It’s time to get a new map.
Cartographers at National Geographic announced Tuesday it would now officially recognize a new fifth ocean -- the Southern Ocean. The announcement came on World Oceans Day.
Officials at National Geographic said the swift current that circles Antarctica keeps the waters distinct, making the body of water worthy of a separate name.
Since National Geographic began making maps in 1915, it has recognized four oceans: the Atlantic, Pacific, Indian, and Arctic oceans.
The organization said the time is right for a fifth ocean.
“The Southern Ocean has long been recognized by scientists, but because there was never agreement internationally, we never officially recognized it,” National Geographic Society Geographer Alex Tait said in an interview with the magazine.
National Oceanic and Atmospheric Administration officials said the federal agency recognized the body as the fifth ocean in 1999 when the U.S. Board on Geographic Names approved the name “Southern Ocean,” The Washington Post reported.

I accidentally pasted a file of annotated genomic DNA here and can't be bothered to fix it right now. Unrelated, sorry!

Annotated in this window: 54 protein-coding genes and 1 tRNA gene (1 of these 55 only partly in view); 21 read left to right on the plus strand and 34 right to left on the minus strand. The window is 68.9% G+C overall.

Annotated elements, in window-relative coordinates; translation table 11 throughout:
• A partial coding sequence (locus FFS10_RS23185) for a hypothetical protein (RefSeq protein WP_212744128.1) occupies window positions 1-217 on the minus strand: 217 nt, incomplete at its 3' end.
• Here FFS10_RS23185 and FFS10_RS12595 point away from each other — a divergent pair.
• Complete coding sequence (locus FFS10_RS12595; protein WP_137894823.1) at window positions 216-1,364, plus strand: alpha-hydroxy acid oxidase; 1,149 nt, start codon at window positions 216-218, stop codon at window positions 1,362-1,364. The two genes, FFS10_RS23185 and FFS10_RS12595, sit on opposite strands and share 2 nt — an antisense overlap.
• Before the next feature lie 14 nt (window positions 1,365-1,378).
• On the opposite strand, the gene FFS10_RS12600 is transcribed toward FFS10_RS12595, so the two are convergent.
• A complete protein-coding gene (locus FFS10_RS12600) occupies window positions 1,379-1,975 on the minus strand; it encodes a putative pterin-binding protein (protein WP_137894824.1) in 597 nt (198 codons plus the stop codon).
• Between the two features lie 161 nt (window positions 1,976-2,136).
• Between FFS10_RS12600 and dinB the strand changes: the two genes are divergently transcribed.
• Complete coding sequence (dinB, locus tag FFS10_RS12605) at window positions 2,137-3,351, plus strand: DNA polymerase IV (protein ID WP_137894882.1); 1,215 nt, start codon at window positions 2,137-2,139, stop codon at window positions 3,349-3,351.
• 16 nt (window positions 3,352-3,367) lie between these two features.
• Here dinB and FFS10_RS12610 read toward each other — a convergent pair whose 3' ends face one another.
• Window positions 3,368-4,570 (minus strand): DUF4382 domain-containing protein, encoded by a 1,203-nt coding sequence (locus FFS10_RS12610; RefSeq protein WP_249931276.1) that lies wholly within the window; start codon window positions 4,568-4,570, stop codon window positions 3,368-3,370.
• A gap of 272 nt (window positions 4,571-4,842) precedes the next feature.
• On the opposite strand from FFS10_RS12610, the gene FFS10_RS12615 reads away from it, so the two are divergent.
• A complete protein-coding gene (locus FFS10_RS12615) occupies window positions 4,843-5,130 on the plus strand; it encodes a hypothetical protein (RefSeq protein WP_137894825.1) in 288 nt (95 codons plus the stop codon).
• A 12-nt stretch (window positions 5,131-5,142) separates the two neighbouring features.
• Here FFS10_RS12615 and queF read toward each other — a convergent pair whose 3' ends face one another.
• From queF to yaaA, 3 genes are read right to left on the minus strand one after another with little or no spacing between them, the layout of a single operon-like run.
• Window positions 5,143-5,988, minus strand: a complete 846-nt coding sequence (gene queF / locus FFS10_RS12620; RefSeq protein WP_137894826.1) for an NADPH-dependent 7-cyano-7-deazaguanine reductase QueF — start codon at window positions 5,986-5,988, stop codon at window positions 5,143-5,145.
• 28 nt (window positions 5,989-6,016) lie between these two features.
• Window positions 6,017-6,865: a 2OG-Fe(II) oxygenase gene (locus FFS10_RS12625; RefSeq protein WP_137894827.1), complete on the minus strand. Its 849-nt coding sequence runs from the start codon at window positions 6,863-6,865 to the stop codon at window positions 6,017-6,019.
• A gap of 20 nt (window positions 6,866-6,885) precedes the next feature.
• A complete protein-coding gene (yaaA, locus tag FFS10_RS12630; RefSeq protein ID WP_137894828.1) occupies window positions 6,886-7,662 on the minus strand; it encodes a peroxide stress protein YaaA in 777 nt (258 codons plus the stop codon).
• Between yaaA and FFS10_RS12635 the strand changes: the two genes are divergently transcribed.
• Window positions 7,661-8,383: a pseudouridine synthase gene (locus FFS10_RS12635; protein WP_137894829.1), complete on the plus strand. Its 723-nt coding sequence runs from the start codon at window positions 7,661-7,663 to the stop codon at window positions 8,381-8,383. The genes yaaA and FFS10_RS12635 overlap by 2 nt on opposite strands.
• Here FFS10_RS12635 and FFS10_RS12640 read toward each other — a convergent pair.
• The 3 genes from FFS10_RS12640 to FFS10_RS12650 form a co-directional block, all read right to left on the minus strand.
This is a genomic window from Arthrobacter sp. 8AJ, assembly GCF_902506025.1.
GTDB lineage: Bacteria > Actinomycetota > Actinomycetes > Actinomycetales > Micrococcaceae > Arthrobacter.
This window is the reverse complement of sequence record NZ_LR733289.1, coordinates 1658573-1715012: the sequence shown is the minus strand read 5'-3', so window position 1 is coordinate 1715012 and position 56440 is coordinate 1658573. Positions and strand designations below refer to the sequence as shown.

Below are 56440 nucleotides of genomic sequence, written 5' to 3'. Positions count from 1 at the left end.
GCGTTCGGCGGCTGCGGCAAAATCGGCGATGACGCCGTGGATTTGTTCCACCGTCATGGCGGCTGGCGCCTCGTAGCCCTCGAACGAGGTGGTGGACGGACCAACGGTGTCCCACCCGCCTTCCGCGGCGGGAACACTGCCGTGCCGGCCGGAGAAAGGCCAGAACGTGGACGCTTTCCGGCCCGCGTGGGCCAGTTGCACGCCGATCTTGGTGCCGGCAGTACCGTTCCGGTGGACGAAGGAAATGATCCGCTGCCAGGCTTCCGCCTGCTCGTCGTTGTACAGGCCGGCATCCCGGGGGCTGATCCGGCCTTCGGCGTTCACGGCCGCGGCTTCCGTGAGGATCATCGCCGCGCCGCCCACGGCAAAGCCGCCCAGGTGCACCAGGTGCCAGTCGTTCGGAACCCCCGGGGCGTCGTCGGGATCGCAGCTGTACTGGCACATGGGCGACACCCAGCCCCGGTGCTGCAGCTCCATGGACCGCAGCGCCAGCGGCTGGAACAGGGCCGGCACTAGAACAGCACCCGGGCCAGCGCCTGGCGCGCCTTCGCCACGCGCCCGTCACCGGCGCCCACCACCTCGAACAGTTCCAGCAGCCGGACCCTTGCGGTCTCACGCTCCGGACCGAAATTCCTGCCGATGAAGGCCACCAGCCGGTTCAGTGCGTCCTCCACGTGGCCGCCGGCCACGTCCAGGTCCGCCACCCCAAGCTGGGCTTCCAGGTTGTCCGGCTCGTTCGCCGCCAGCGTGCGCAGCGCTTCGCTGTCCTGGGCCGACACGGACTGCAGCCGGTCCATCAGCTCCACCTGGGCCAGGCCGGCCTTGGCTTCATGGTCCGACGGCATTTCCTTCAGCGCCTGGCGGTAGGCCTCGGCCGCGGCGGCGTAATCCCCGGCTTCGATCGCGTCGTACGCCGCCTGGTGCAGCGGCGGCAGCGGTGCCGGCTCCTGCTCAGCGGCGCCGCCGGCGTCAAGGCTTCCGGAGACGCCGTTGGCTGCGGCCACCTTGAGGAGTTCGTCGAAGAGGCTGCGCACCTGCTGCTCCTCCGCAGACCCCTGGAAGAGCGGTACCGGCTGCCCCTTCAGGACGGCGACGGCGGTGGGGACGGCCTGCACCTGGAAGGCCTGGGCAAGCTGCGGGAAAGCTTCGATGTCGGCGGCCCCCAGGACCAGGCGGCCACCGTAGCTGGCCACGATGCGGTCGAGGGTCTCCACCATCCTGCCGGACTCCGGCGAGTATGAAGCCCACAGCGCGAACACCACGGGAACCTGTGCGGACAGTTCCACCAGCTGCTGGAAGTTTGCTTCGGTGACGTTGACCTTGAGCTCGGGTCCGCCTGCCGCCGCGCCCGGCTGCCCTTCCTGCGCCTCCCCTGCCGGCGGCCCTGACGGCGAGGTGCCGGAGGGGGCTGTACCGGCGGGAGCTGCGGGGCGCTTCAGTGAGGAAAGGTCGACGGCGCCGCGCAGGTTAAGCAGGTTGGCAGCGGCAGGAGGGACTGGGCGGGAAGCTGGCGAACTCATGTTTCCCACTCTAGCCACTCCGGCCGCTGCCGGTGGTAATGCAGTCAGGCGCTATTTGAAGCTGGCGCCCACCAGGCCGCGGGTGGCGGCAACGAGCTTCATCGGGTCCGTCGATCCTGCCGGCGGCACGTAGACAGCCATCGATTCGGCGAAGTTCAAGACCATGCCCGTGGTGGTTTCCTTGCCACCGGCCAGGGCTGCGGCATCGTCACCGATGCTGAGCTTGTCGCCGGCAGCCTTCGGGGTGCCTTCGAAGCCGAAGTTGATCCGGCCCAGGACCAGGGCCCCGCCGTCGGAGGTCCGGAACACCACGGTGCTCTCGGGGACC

There had been debate about whether the waters around Antarctica were more than cold, southern extensions of the Atlantic, Pacific and Indian oceans.
“It’s sort of geographic nerdiness in some ways,” Tait told the magazine.
Since the late 1970s, the National Geographic Society has employed a geographer who oversees changes to all maps that are published. Tait has held that position since 2016, the Post reported.
Tait said the Southern Ocean deserves its designation.
“We think it’s really important from an educational standpoint, as well as from a map-labeling standpoint, to bring attention to the Southern Ocean as a fifth ocean,” Tait told the Post. “So when students learn about parts of the ocean world, they learn it’s an interconnected ocean, and they learn there’s these regions called oceans that are really important, and there’s a distinct one in the icy waters around Antarctica.”
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